a Cotton On store, and another has become the head “genius” at an Apple store, so we’ve had some really great success.

It’s amazing what that small investment can do. I think it’s really important to note that we don’t do everything, and we make sure
we have the program aligned with professional services that we can’t provide, which is why it works so well. Every partner in the Alliance is playing to their respective strengths, so the young person has a really comprehensive approach to their health and well-being.

IRW: It sounds like it’s more of a “slow and steady” approach.

NP: We definitely don’t want to compromise on quality. The reason it has been so successful is that it’s been slow and steady. That’s
the approach that needs to be taken – one person at a time on a case by case basis. It can’t be a one-off, band-aid solution. I’m always conscious of greater numbers, and we absolutely want to achieve that, but the quality is the most important thing. We wouldn’t go to a workplace and say, “We’re going to give you 100 young people.” It’s not the best outcome for anybody. We need to grow consciously.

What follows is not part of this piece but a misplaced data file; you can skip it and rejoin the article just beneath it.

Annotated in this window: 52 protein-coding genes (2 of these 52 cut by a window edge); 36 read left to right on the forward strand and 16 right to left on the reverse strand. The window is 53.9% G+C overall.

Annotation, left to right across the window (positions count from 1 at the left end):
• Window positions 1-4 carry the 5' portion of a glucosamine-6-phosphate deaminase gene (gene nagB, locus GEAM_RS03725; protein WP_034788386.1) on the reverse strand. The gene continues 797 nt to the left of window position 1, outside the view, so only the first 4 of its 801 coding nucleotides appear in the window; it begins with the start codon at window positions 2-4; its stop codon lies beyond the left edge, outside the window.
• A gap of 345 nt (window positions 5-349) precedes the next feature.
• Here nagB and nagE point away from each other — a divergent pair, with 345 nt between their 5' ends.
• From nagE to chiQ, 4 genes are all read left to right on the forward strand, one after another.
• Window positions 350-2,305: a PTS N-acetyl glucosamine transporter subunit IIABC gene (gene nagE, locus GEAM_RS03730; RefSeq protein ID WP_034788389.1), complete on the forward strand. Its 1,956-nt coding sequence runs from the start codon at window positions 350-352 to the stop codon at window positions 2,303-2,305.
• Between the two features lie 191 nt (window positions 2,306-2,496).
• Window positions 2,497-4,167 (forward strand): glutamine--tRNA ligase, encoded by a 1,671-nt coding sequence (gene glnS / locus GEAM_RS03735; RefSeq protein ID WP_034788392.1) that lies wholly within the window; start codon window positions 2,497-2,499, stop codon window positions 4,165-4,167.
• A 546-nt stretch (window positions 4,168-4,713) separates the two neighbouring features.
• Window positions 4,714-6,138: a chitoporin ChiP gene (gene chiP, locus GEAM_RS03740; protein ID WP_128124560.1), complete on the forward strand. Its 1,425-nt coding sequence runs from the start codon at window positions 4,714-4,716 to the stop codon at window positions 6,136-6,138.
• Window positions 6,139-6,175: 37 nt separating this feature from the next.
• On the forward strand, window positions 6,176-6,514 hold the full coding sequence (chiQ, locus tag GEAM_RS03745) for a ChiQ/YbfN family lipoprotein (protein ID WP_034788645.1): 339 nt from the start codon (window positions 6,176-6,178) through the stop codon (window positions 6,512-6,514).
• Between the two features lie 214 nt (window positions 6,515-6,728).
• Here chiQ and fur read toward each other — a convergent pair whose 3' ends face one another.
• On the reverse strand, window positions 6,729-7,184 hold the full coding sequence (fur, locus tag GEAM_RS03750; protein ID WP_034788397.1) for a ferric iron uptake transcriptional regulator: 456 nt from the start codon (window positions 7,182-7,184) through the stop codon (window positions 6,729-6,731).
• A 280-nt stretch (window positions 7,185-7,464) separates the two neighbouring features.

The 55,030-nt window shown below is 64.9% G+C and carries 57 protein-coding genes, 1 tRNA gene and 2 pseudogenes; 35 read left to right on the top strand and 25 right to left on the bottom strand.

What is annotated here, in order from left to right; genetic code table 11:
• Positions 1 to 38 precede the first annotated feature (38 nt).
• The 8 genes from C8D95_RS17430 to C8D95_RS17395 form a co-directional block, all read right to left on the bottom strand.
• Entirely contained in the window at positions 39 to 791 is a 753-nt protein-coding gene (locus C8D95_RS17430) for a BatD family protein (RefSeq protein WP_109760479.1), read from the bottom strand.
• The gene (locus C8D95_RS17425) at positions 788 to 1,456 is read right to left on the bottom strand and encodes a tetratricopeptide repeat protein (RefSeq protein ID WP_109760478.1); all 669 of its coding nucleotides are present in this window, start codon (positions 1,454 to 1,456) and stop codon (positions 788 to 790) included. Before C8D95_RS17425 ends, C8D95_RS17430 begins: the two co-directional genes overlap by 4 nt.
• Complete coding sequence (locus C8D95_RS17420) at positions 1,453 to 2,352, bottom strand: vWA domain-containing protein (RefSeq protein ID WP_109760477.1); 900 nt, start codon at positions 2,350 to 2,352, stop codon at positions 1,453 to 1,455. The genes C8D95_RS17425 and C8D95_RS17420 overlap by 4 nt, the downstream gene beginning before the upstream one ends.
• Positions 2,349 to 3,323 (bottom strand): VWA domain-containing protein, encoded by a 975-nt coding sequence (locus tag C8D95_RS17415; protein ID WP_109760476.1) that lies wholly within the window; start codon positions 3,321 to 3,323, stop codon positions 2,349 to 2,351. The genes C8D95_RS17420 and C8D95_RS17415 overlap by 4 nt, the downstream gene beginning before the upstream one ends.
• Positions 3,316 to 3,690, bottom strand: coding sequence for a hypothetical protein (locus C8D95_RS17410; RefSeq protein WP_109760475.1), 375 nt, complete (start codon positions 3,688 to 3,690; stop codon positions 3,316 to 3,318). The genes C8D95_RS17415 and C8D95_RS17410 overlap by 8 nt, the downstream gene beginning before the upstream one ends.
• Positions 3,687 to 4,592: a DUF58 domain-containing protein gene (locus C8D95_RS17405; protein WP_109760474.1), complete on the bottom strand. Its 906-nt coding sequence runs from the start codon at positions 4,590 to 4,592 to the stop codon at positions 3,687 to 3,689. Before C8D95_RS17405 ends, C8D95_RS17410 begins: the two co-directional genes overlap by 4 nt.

Right now, our major partner is Cotton On, and we’re in the process of signing on some new and well-known brands to participate in the next intake at the start of 2019. We see a lot of opportunity [for training] in retail because it’s not just working on the floor. There are so many young people who may not be comfortable working face-to-face with customers, but there’s inventory management, there’s e-commerce, there’s production and design. We want to try and diversify in that way as well. We’re really optimistic about the future of the program, but it’s about ensuring whoever engages with it does so with quality, care and diligence.